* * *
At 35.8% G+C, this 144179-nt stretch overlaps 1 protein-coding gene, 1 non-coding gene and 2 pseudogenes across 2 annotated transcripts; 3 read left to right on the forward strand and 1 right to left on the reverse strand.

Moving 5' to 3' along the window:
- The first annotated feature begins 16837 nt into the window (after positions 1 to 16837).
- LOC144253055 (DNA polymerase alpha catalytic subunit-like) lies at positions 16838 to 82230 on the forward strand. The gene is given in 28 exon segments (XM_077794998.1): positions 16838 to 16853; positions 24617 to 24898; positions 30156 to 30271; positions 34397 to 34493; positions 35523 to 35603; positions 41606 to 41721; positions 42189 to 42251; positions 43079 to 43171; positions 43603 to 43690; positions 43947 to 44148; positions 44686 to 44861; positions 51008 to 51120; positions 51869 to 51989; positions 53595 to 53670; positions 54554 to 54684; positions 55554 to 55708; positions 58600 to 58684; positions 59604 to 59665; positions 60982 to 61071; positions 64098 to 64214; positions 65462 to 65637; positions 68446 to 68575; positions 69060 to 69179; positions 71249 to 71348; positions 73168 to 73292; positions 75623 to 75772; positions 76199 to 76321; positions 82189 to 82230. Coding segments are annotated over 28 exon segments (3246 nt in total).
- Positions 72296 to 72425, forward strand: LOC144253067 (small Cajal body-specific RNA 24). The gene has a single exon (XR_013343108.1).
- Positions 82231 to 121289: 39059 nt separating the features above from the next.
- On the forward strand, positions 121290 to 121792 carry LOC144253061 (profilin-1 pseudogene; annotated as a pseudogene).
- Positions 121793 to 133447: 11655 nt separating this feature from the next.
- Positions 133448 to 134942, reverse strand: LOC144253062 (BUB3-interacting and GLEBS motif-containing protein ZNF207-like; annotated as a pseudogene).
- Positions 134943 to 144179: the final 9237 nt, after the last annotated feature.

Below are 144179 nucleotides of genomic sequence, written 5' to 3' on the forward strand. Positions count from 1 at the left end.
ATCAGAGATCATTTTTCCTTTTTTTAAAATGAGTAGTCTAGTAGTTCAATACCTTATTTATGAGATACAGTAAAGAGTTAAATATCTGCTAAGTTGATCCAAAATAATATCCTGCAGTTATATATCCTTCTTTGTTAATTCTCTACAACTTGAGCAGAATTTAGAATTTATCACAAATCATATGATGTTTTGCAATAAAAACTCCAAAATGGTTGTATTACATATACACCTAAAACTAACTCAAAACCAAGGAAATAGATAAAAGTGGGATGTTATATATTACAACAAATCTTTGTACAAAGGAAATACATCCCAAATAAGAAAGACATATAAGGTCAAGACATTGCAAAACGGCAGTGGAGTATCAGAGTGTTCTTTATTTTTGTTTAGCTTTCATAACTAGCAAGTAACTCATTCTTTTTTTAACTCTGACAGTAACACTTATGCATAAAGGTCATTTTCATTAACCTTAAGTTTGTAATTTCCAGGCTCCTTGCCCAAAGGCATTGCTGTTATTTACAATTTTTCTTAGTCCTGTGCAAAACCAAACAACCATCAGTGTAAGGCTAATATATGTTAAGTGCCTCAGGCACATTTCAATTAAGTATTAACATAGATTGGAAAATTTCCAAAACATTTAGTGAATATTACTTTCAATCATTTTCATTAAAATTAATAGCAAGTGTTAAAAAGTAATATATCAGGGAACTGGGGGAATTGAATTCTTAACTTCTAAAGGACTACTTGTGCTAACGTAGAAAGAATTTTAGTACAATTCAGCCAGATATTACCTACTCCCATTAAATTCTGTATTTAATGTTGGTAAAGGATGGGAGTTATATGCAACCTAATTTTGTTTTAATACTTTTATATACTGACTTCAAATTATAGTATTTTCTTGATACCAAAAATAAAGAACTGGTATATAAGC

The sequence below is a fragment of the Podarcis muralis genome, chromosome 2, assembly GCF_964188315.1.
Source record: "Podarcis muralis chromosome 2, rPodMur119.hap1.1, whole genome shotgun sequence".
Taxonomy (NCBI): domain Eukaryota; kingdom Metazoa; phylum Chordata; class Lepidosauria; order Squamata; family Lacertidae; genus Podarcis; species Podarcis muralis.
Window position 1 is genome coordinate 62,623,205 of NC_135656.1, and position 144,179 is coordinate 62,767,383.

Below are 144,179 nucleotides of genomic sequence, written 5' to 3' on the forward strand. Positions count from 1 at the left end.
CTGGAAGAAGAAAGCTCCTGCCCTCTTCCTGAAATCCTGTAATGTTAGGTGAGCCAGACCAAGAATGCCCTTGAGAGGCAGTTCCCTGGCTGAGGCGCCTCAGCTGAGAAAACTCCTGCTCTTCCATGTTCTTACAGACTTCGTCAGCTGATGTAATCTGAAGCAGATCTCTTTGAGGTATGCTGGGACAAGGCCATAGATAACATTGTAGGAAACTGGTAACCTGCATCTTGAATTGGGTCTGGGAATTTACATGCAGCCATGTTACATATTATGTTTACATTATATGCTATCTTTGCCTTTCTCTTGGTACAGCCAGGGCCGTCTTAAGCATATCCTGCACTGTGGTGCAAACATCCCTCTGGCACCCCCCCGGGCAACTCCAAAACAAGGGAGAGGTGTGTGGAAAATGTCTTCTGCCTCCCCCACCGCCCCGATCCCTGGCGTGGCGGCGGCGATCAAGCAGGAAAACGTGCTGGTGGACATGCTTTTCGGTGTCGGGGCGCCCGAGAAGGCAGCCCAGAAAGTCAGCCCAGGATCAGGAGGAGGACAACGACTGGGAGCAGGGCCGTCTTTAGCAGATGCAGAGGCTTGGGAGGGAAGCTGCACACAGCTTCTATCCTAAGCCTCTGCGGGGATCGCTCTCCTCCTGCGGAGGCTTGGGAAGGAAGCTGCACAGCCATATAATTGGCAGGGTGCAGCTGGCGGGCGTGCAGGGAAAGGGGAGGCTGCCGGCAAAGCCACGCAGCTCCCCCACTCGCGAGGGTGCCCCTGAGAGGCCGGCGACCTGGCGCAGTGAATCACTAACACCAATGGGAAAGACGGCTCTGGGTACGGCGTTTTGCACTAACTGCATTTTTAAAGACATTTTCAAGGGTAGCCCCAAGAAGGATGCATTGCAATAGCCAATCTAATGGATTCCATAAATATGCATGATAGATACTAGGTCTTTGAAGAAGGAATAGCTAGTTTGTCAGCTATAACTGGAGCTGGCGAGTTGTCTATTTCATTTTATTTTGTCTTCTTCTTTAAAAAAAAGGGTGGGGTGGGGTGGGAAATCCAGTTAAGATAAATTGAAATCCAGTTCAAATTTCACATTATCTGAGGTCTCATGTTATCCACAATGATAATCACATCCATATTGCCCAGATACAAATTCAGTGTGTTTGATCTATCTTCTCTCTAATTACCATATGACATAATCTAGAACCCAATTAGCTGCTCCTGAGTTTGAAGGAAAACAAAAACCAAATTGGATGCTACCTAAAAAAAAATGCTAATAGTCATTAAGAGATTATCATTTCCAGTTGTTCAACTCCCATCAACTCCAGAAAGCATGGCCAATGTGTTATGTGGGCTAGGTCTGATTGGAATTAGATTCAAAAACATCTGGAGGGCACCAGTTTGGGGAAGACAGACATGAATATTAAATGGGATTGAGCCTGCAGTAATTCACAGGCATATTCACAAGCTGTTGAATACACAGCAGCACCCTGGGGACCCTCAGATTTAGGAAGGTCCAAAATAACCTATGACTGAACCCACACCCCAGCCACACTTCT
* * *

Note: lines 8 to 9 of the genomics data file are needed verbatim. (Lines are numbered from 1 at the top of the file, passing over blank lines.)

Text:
- Positions 121793 to 133447: 11655 nt separating this feature from the next.
- Positions 133448 to 134942, reverse strand: LOC144253062 (BUB3-interacting and GLEBS motif-containing protein ZNF207-like; annotated as a pseudogene).